F. Scott Fitzgerald And What We Owe To Ourselves

F. Scott Fitzgerald, author of the classic The Great Gatsby(1925), is widely regarded as one greatest writers of the 20th century.

Although Fitzgerald’s passion lay in writing novels, only his first book sold well enough to support the opulent lifestyle that he and his wife Zelda adopted as New York celebrities.

To make matters worse, his beloved Zelda had already left him once because she, at the time, suspected that he was financially incapable to support this way of living.


‘Houston, we have a problem’.

In dealing with this issue, Fitzgerald made a crucial mistake.

As we’ll see, Fitzgerald’s wrong turn is an important warning about how being less than we can be eats us up from the inside.

Fitzgerald’s choice

It’s the 1920s, you’re a brilliant writer whose works are not selling and you have a beautiful wife who will leave you when you’re monetarily unable to support the preferred life of glory.

What do you do?

Like most professional authors at the time — Ernest Hemmingway, for example, did it too — Fitzgerald supplemented his income by writing short stories for magazines.

Fitzgerald and Hemmingway both referred to these sales as “whoring” and Fitzgerald even went so far as to claim that he first wrote his stories in an “authentic” manner and then rewrote them to put in the “twists that made them into saleable magazine stories”.

Fair enough, Scott, life is not all puppies and sunshine.

Fitzgerald’s “whoring” didn’t stop there, however.

He continued to struggle financially — considering the extravagant spending he and his wife engaged in — and made a deal with film companies to write comedies and other insignificant movie scripts, leaving him unable to cultivate his skills as a novelist.

The result

“Show me a hero, and I’ll write you a tragedy.” — F. Scott Fitzgerald

He made more money than ever, Zelda stayed and together they had a daughter, but Fitzgerald was deeply miserable.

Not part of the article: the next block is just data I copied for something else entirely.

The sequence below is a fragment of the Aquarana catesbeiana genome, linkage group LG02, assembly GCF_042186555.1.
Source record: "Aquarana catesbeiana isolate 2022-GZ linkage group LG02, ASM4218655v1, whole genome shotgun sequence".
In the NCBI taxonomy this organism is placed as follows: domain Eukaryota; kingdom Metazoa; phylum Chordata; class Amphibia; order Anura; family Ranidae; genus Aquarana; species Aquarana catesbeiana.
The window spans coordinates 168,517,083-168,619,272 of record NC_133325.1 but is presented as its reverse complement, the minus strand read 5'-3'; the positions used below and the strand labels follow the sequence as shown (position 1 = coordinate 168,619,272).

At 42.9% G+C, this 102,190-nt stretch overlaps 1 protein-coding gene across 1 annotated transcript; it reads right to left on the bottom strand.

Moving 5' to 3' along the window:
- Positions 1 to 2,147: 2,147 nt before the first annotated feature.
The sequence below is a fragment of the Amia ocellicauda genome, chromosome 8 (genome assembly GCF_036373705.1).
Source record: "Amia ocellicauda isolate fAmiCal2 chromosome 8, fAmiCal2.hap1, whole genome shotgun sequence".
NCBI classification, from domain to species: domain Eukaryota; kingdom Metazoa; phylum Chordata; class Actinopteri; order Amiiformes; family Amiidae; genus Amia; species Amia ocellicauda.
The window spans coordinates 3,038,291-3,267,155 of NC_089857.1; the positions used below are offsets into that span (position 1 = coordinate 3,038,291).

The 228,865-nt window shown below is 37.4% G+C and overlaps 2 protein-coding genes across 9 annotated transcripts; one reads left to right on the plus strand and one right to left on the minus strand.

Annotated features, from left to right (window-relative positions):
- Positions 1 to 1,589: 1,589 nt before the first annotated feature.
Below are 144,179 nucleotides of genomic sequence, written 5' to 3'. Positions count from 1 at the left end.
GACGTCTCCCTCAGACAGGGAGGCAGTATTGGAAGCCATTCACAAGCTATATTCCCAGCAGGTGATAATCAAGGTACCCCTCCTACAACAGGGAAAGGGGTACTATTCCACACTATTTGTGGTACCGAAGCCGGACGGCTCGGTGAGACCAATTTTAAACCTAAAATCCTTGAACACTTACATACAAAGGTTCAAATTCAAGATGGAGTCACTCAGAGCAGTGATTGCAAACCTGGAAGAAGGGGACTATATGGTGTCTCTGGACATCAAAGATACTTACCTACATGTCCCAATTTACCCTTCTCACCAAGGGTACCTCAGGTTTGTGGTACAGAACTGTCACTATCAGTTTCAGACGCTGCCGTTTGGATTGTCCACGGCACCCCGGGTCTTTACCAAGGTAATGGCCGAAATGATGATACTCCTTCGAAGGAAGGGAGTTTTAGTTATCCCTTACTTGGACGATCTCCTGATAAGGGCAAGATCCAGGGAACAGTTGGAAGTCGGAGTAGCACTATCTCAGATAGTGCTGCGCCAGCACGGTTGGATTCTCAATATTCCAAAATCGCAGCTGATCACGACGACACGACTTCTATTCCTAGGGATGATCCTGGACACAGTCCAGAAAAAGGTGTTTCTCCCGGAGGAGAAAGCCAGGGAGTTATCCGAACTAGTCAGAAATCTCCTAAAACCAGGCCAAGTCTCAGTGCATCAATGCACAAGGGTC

He felt that he ought to be writing novels, not failed film scripts, and experienced felt terrible guilt and shamefor not doing so.

He was an exceptionally gifted novelist who ignored his calling.

Accordingly, he spoke of his “degraded existence”. He thought of Hollywood — where he lived and worked for studios — “a hideous town full of the human spirit at a new low of debasement”.

Although he made more money than ever, he had all the reasons in the world to be disappointed in himself, because he was wasting his talents and not being all that he could be.

As such, it’s hardly an exaggeration to say that he sold his soul.

During this period, Fitzgerald, drowning in self-loathing, was hospitalized and thrown in jail for alcoholism — the only source of happiness available — on multiple occasions. This PBS article even states that he “drank and smoked himself into a terminal spiral of cardiomyopathy, coronary artery disease, angina, dyspnea, and syncopal spells.”

Was there anything left for him in life?

Fitzgerald didn’t quite think so. He “drifted here and there, trying to forget the sad things that happened to me” and concluded:

“Life is essentially a cheat and its conditions are those of defeat.”

Today’s takeaway

“So we beat on boats against the current, borne back ceaselessly into the past” — Final sentence of The Great Gatsby

So what’s the lesson here?

Scott Fitzgerald was a novelist, not a screenwriter. By not being courageous enough to try to be his best possible self, Fitzgerald made a mistake.

Not taking yourself seriously, it turns out, is a recipe for unhappiness, because we owe it to ourselves to take do so and neglecting this obligation to oneself comes at a high price.

It turns out that if you have the power to make rules, the rules are your responsibility. If you have the freedom to make choices, the choices are your responsibility.

On the one hand, in the game of life, the price of true winning is playing with all your heart and all your mind.

On the other hand, the price for refusing to live a life true to ourselves is depression and a life devoid of challenges that make it meaningful.

Learn from Fitzgerald: you owe it to yourself to take this responsibility. If you don’t take it, and instead lead your life in a way that is not based on your own examinations and conclusions about what matters, it’s might turn out not to be worth it.

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